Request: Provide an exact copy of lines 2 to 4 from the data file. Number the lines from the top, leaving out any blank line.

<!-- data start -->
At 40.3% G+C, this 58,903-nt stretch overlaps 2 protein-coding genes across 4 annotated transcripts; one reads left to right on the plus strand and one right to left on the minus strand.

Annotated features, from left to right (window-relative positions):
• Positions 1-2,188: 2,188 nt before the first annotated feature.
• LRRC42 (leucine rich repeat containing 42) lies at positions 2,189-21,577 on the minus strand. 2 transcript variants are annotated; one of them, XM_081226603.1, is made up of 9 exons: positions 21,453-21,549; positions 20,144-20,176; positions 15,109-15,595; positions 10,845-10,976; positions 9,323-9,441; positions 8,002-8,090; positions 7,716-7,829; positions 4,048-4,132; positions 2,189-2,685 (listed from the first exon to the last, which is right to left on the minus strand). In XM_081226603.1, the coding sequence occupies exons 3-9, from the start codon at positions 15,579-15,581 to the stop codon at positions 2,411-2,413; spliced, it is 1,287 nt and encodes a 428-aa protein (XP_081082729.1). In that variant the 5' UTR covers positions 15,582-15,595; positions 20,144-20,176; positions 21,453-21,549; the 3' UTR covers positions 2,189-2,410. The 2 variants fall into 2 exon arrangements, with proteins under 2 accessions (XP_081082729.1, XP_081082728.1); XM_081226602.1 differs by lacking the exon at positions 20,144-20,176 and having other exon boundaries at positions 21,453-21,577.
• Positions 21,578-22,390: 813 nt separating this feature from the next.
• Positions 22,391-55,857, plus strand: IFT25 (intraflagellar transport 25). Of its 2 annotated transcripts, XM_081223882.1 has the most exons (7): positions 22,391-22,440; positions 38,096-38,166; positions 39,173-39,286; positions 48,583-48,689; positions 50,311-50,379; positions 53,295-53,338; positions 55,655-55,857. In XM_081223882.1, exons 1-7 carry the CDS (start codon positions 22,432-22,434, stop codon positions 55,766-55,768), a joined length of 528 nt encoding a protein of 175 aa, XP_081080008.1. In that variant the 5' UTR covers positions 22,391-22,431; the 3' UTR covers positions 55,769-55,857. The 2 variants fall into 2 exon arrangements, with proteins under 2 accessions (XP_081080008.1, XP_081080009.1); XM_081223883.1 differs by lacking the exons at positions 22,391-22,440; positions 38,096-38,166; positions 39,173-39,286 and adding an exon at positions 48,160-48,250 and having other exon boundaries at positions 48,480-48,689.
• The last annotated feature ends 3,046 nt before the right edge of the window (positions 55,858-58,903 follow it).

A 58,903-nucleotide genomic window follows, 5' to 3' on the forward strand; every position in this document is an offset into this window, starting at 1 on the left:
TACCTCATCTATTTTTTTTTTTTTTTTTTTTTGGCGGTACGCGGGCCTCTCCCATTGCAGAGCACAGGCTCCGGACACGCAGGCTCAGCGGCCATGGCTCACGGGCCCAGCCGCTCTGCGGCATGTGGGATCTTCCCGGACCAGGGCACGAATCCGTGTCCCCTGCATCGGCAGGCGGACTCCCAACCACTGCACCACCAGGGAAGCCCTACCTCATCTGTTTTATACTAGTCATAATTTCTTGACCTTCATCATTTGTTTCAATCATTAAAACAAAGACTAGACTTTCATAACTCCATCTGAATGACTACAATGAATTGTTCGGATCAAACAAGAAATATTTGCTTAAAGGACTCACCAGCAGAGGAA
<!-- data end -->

Annotated features, from left to right (window-relative positions):
• Positions 1-2,188: 2,188 nt before the first annotated feature.
• LRRC42 (leucine rich repeat containing 42) lies at positions 2,189-21,577 on the minus strand. 2 transcript variants are annotated; one of them, XM_081226603.1, is made up of 9 exons: positions 21,453-21,549; positions 20,144-20,176; positions 15,109-15,595; positions 10,845-10,976; positions 9,323-9,441; positions 8,002-8,090; positions 7,716-7,829; positions 4,048-4,132; positions 2,189-2,685 (listed from the first exon to the last, which is right to left on the minus strand). In XM_081226603.1, the coding sequence occupies exons 3-9, from the start codon at positions 15,579-15,581 to the stop codon at positions 2,411-2,413; spliced, it is 1,287 nt and encodes a 428-aa protein (XP_081082729.1). In that variant the 5' UTR covers positions 15,582-15,595; positions 20,144-20,176; positions 21,453-21,549; the 3' UTR covers positions 2,189-2,410. The 2 variants fall into 2 exon arrangements, with proteins under 2 accessions (XP_081082729.1, XP_081082728.1); XM_081226602.1 differs by lacking the exon at positions 20,144-20,176 and having other exon boundaries at positions 21,453-21,577.